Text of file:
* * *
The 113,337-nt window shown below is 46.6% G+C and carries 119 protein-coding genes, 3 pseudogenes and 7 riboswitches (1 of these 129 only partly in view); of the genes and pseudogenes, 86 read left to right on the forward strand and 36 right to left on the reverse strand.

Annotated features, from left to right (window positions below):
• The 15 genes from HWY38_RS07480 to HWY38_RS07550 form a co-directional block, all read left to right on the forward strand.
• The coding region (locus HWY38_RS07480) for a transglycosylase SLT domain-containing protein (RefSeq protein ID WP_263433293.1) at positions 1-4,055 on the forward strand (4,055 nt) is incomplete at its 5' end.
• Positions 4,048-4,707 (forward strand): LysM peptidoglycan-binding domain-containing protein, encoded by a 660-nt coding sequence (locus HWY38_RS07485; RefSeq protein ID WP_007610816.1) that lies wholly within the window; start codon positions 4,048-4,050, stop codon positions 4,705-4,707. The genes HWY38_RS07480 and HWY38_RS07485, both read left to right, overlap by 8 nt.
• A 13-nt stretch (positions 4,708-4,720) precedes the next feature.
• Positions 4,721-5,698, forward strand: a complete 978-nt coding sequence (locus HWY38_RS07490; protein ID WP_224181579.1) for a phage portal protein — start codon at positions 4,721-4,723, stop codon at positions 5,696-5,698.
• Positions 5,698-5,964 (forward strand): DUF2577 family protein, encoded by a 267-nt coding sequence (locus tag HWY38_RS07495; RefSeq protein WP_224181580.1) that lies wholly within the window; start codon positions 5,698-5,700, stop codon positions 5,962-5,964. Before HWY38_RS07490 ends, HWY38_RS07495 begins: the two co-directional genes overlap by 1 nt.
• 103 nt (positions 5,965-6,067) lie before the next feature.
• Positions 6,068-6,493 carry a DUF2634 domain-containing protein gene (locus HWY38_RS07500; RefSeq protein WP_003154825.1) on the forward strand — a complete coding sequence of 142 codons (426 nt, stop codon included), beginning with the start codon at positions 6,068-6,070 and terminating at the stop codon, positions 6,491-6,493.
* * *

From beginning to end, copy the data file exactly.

The 113,337-nt window shown below is 46.6% G+C and carries 119 protein-coding genes, 3 pseudogenes and 7 riboswitches (1 of these 129 only partly in view); of the genes and pseudogenes, 86 read left to right on the forward strand and 36 right to left on the reverse strand.

Annotated features, from left to right (window positions below):
• The 15 genes from HWY38_RS07480 to HWY38_RS07550 form a co-directional block, all read left to right on the forward strand.
• The coding region (locus HWY38_RS07480) for a transglycosylase SLT domain-containing protein (RefSeq protein ID WP_263433293.1) at positions 1-4,055 on the forward strand (4,055 nt) is incomplete at its 5' end.
• Positions 4,048-4,707 (forward strand): LysM peptidoglycan-binding domain-containing protein, encoded by a 660-nt coding sequence (locus HWY38_RS07485; RefSeq protein ID WP_007610816.1) that lies wholly within the window; start codon positions 4,048-4,050, stop codon positions 4,705-4,707. The genes HWY38_RS07480 and HWY38_RS07485, both read left to right, overlap by 8 nt.
• A 13-nt stretch (positions 4,708-4,720) precedes the next feature.
• Positions 4,721-5,698, forward strand: a complete 978-nt coding sequence (locus HWY38_RS07490; protein ID WP_224181579.1) for a phage portal protein — start codon at positions 4,721-4,723, stop codon at positions 5,696-5,698.
• Positions 5,698-5,964 (forward strand): DUF2577 family protein, encoded by a 267-nt coding sequence (locus tag HWY38_RS07495; RefSeq protein WP_224181580.1) that lies wholly within the window; start codon positions 5,698-5,700, stop codon positions 5,962-5,964. Before HWY38_RS07490 ends, HWY38_RS07495 begins: the two co-directional genes overlap by 1 nt.
• 103 nt (positions 5,965-6,067) lie before the next feature.
• Positions 6,068-6,493 carry a DUF2634 domain-containing protein gene (locus HWY38_RS07500; RefSeq protein WP_003154825.1) on the forward strand — a complete coding sequence of 142 codons (426 nt, stop codon included), beginning with the start codon at positions 6,068-6,070 and terminating at the stop codon, positions 6,491-6,493.